So back to the story, there was a queen who had her breasts cut off. Instead of rolling over and playing dead, she got up and went to Ethiopia to carry out her revenge. It happened in the year 960AD.
The year is 2022 now, there is still no justification for cutting off the breast of a woman, what reason could they have to cut off the breasts of a queen, and it is not often practiced in Africa today.
In the times that existed before now, the Kingdom of Axum (also known as Ethiopia) existed from AD 100 until about 970 AD and was one of the wealthiest kingdoms.
This was long before it was ravaged by a queen whose rage knew no bounds.Her name is Yudit/Gudit. History says she invaded the Kingdom of Axum from the south and destroyed everything in sight including its landscape.
She was touted to be the Queen of Damot at a time. Damot is a kingdom, located near the Blue Nile. They say she was related to the Sidama people of Ethiopia.
Another version of the story says that Gudit was a Jewish woman from the Agaw tribe and that she made claims of being a Beta Jew (also known as an Ethiopian Jew). It is believed that her husband converted her from the beginning. Her husband’s name is Zenobis.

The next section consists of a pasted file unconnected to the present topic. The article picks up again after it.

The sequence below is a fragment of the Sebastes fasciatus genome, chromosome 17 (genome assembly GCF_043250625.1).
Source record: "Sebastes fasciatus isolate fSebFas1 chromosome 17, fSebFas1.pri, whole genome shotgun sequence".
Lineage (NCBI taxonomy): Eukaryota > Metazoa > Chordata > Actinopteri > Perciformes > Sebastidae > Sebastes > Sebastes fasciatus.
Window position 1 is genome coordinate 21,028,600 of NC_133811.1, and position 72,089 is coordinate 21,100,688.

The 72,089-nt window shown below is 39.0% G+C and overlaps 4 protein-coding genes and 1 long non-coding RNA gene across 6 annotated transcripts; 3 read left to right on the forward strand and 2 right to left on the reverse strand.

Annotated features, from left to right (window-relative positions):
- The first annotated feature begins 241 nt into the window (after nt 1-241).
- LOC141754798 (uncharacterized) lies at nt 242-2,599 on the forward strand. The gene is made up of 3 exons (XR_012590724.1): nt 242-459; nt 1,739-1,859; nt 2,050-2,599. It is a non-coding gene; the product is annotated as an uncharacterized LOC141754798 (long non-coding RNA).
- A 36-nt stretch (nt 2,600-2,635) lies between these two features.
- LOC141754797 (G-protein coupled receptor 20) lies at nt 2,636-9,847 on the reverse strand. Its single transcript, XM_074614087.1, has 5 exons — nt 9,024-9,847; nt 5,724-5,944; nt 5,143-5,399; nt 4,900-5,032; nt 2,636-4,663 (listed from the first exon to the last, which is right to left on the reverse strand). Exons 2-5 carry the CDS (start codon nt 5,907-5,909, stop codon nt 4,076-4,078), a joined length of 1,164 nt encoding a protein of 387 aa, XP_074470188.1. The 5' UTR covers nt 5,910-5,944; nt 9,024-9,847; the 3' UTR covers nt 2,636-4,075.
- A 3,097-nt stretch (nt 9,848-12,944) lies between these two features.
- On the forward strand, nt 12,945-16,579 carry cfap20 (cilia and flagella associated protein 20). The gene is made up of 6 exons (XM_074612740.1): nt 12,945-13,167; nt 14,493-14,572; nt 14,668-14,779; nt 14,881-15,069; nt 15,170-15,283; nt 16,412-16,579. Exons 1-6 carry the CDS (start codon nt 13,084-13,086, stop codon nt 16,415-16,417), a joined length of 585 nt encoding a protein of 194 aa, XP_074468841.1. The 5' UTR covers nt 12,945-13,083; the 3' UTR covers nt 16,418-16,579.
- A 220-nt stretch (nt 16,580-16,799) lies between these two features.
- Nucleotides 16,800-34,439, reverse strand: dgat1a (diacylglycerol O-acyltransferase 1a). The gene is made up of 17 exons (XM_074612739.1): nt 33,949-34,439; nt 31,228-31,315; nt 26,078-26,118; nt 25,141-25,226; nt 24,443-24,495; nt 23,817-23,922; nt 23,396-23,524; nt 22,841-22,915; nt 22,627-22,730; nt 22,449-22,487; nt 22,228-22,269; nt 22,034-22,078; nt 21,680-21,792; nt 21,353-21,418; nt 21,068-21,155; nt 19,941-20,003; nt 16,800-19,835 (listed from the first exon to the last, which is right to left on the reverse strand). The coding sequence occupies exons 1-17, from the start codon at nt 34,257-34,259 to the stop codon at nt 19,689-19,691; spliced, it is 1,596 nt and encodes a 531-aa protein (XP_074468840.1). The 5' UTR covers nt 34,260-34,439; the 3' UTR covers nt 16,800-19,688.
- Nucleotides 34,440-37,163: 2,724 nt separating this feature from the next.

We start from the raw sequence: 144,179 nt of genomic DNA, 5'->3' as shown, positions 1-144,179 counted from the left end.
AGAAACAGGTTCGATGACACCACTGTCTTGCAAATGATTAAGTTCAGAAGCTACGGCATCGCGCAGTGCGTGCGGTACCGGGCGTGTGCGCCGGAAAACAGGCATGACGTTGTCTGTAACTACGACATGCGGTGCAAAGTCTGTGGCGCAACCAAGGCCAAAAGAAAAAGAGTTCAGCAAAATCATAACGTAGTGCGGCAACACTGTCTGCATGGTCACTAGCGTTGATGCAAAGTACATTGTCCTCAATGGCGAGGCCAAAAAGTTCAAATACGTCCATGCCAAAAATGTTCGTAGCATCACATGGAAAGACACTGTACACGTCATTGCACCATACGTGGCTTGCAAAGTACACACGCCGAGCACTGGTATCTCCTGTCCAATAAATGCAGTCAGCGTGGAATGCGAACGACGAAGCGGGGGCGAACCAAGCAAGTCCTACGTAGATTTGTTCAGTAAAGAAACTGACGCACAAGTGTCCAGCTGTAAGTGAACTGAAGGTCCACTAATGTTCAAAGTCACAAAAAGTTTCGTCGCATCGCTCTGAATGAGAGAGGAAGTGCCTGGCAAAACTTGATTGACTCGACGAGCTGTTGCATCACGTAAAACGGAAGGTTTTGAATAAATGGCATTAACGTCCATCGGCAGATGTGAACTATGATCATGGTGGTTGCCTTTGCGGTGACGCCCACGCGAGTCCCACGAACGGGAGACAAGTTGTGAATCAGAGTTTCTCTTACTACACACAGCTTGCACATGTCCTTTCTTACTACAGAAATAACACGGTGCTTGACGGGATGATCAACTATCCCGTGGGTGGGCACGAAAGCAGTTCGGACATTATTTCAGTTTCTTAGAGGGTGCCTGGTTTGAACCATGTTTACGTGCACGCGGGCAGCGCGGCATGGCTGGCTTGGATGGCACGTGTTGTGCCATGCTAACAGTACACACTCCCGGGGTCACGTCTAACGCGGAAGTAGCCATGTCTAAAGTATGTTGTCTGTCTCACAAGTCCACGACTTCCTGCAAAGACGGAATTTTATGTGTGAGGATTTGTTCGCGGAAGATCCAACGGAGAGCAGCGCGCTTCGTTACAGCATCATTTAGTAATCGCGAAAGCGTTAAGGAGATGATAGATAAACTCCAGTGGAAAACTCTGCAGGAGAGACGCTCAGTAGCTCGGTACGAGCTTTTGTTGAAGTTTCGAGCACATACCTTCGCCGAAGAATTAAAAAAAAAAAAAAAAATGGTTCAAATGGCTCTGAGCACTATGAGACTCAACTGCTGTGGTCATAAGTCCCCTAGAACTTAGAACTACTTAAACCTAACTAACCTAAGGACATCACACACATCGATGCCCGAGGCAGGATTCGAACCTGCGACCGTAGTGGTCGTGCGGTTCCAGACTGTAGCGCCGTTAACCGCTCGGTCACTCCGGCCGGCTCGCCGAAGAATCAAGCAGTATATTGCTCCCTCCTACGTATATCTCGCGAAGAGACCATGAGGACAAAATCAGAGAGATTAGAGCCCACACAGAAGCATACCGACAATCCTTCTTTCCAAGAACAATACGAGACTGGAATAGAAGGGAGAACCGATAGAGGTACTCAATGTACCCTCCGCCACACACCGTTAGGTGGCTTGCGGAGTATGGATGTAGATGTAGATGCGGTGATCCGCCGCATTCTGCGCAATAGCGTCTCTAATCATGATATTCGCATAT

Another version claims that she appeared with the Sata’at of Showa. Also in Ethiopian fables, she is reputed to be the daughter of the well-known King Maya who was also called Badit.
Somalians believe that she was one of the Harla. Another name for her is Arawelo.
They say that she was a young girl who grew up in a non-Christian family. The records imply that she suffered much marginalization because she refused to convert to Christianity.
History says she fell in love. She loved a young Christian deacon. Her love interest was given the responsibility of taking care of God’s ark in the Church of Zion. She asked him to bring her the lid of the replica of the tablets of the law. The tablets are called Tabot. It was an act of love.
As soon as she got the gift; she made shoes for herself and danced around the town. She was accused of blaspheming the church, and the holy artifact that she was given.
For her actions, she was punished by having her breasts cut off. She was sold to the Middle East merchants as a slave.
Another version of the story says that Zenobis who was the son of the King of Sam (also known as Syria), fell in love with her and married her.
She tried to convince her husband to attack Axum and he refused. He did so because he knew the strength of the Axum army. Being a resourceful woman, she utilized the spies at her disposal and discovered that King Degnajan was away at a particular time. Thus, she planned an attack on Ethiopia.
They say, Gudit came back to Axum on a mission to carry out vengeance on all who had hurt her. She hid in the monastery Debre Bizen in Eritrea.
More stories on Gudit, the Ethiopian Queen
To date, no woman is allowed in the monastery because of the destruction that Gudit wrought on the nation of Ethiopia.
She attacked Axum with her husband as the army chief.
The attack was so swift and efficient. The forces of the Kingdom of Axum could not withstand the army. They could not defend their territory. King Degnajan sent a letter to Philotheus, the Patriarch of Alexandria in Egypt. He requested help but there was no help.